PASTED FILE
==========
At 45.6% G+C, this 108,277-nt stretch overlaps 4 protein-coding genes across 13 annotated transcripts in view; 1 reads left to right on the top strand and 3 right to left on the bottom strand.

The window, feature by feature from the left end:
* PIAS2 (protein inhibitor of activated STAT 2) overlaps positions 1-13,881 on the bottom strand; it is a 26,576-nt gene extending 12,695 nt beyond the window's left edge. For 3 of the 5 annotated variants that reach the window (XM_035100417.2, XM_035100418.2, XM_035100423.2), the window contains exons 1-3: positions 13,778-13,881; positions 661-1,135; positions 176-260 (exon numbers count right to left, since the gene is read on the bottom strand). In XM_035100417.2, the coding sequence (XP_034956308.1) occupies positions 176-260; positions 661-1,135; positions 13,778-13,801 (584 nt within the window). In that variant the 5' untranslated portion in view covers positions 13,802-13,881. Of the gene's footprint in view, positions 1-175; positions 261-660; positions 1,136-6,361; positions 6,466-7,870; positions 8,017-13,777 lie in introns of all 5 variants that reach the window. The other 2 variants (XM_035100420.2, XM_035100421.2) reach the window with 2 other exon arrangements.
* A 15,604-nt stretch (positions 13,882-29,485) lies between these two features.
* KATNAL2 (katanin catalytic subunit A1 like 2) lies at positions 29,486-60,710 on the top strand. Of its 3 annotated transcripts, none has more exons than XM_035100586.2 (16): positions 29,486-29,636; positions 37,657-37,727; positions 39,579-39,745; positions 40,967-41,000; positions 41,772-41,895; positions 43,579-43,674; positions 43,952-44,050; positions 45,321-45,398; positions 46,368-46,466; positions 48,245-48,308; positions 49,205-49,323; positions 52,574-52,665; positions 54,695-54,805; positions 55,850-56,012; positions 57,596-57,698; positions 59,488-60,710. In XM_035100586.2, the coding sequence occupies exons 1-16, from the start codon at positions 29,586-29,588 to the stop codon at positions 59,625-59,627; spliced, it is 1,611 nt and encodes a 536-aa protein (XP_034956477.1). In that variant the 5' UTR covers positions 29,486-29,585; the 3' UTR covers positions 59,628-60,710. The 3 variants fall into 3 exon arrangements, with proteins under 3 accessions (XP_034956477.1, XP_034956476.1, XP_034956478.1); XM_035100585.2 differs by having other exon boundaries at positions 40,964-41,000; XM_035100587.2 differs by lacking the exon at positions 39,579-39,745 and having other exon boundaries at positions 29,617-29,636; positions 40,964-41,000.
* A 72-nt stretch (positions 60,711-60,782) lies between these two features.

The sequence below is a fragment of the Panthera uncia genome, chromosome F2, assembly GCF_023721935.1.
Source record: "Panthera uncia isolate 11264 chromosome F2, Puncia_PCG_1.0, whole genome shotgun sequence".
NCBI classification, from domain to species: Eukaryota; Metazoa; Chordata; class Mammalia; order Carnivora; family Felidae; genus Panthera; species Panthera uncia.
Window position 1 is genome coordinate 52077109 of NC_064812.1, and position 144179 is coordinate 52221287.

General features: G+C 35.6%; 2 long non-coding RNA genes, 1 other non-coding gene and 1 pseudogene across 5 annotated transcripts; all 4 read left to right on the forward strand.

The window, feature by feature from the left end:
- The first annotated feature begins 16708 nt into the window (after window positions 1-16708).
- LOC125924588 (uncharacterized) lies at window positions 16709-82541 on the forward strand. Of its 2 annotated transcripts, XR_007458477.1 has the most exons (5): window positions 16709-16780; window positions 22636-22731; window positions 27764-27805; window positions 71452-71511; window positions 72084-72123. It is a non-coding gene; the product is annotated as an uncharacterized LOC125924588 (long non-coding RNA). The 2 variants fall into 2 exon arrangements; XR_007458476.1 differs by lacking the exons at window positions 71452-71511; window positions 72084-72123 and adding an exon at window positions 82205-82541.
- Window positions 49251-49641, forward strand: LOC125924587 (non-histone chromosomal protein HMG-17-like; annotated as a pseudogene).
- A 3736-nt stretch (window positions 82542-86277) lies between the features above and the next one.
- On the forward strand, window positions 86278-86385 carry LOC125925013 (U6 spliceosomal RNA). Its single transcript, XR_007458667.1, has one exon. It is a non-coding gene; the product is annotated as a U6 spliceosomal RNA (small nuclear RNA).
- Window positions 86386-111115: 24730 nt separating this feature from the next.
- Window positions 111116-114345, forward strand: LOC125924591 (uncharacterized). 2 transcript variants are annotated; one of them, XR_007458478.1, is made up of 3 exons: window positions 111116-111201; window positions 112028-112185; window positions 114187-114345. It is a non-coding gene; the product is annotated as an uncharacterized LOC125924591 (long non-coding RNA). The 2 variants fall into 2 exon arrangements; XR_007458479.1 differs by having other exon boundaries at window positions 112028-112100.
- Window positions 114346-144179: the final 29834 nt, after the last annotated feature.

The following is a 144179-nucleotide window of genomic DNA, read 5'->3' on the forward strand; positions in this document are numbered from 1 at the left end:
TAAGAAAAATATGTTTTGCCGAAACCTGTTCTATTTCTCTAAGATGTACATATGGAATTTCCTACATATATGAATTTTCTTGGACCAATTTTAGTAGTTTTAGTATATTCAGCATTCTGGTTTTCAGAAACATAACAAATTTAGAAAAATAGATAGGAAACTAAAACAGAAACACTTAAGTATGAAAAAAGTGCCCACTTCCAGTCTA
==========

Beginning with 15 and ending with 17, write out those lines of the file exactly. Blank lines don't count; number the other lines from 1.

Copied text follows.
- Window positions 49251-49641, forward strand: LOC125924587 (non-histone chromosomal protein HMG-17-like; annotated as a pseudogene).
- A 3736-nt stretch (window positions 82542-86277) lies between the features above and the next one.
- On the forward strand, window positions 86278-86385 carry LOC125925013 (U6 spliceosomal RNA). Its single transcript, XR_007458667.1, has one exon. It is a non-coding gene; the product is annotated as a U6 spliceosomal RNA (small nuclear RNA).